Disability Rights Community Mourns Loss of Pioneer Marca Bristo

Marca Bristo appears in a “Chicago Tonight” story in May 2007.Marca Bristo appears in a “Chicago Tonight” story in May 2007.

A diving accident when she was 23 years old changed the course of Marca Bristo’s life – and that of many others.

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After the accident, Bristo – who was left paralyzed from the neck down – became a fierce, nationally recognized advocate for disability rights who, as former President Barack Obama tweeted Monday “had a remarkable way of bringing out the best within us. For me, she was a trusted voice and a persistent, buoyant spirit – an example that progress can be slow, but it’s always possible.”

Bristo died from cancer Sunday morning, according to Chicago’s Access Living, the organization she founded in 1980. She was 66 years old.

Since then, Access Living has played a central role in making Chicago Transit Authority buses wheelchair accessible, getting funding to make Chicago Public Schools more accessible, helping disabled individuals secure independent housing, drafting the Americans with Disabilities Act and advocating for the creation of the Office of Disability Policy within the U.S. Department of Housing and Urban Development.

“Marca physically blocked Chicago Transit Authority (CTA) buses during protests in 1984 and filed a lawsuit that forced the agency to install lifts on buses and improve accessibility,” Access Living’s Bridget Hayman wrote in a release announcing Bristo’s passing.

Marca Bristo attends the Chicago Pride Parade. (Courtesy Access Living)Marca Bristo attends the Chicago Pride Parade. (Courtesy Access Living)

As recently as 2017, Bristo was arrested in Washington D.C. as part of a protest against cuts to Medicaid, according to Access Living advocacy director Amber Smock.

“She was both a brilliant strategist and a fearless human who showed, over and over again, what it meant to speak truth to power,” Smock wrote in an email. “Marca believed that people with disabilities were our country’s largest untapped source of political power. To that end, she constantly worked to ensure that all people with disabilities could engage in our democracy: vote, testify in hearings, meet with elected representatives, and get elected to office. In the disability advocacy world, we often say, “nothing about us without us” – meaning that, wherever decisions about people with disabilities are made, people with disabilities should be central in the process of that decision making. She believed, fiercely, in the development of a rights-bearing attitude among people with disabilities.”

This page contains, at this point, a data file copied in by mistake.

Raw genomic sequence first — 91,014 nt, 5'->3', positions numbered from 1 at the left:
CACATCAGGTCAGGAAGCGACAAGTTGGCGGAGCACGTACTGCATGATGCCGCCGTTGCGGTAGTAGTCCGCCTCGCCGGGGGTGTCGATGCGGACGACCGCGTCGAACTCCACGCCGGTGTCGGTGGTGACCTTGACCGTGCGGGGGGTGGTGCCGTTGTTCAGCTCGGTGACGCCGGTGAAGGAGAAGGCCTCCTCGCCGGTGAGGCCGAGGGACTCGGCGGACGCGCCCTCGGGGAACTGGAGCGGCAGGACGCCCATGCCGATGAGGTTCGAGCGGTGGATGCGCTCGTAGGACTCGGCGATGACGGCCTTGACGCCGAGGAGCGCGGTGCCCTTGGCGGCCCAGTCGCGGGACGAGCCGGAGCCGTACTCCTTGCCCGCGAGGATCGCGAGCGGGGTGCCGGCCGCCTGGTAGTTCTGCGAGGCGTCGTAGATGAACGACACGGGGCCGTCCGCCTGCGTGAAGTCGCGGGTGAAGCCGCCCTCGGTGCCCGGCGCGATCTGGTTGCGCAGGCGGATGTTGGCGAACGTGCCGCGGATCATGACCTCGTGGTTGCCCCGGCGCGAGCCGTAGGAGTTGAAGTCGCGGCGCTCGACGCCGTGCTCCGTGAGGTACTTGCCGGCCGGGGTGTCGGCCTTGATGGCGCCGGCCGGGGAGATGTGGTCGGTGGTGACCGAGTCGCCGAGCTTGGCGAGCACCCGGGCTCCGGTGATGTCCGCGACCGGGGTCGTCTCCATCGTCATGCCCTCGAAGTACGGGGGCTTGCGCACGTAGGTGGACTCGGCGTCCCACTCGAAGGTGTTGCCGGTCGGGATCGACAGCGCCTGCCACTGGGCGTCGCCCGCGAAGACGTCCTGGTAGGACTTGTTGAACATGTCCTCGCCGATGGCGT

Bristo also served on the Obama Foundation’s Diversity and Inclusion Council and the Human Rights Watch Disability Advisory Committee; she was president of the National Council on Independent Living and the U.S.  International Council on Disabilities; and was appointed by former President Bill Clinton to chair the National Council on Disability from 1994-2002.

Her advocacy was unceasing.

Marca Bristo (Courtesy Access Living)Marca Bristo (Courtesy Access Living)

It was only in late August that Bristo stepped down as Access Living’s CEO (the organization said it has begun to search for a new chief executive).

Prior to her pioneering work as a disability rights advocate, Bristo graduated from Beloit College and the Rush School of Nursing and briefly practiced as a nurse.

“Marca was also a recovering addict and alcoholic, which greatly influenced both her personal and professional life and helped drive her disability advocacy efforts,” Hayman wrote in her tribute. “Near the end of her life, Marca said she had no bucket list – that she had done what she set out to do and seen what she wanted to see. She also shared her firm belief that the disability activism work she started was in good and capable hands to be carried on by the staff at Access Living.”

Prominent political leaders and disability rights advocates publicly mourned her passing.

“A legent in the #disabilityrights community Marca Bristo has passed away,” Ford Foundation President Darren Walker wrote on twitter. “Marca’s superpower was in building bridges across movements & people. Her legacy lives on in the lives she’s touched & the movements she’s shaped.”   

“The world has lost a true visionary and leader. I will forever hear Marca Bristo’s clear and firm voice in my ear with patience and love urging us all to make this world better for persons,” wrote Tina Tchen, Chicago attorney and former assistant to Obama.

Advocates who count Bristo as a mentor vow to hold those very politicians accountable.

“Marca left us with great expectations,” Smock said. “She expected that the City of Chicago will address affordable, access housing for people with disabilities, and the needs of the thousands of students with disabilities in CPS. She expected that our state will address the dire needs of thousands of Illinoisans with disabilities who count on the social safety net. She expected that at the federal level, we will push to see Congress enact laws that ensure people with disabilities can get supports to live in our own homes. Her passing should galvanize every civic leader to ask: what can I do to bring people with disabilities into the center of our society?”

Bristo is survived by her husband, two children and a granddaughter.

Follow Amanda Vinicky on Twitter: @AmandaVinicky

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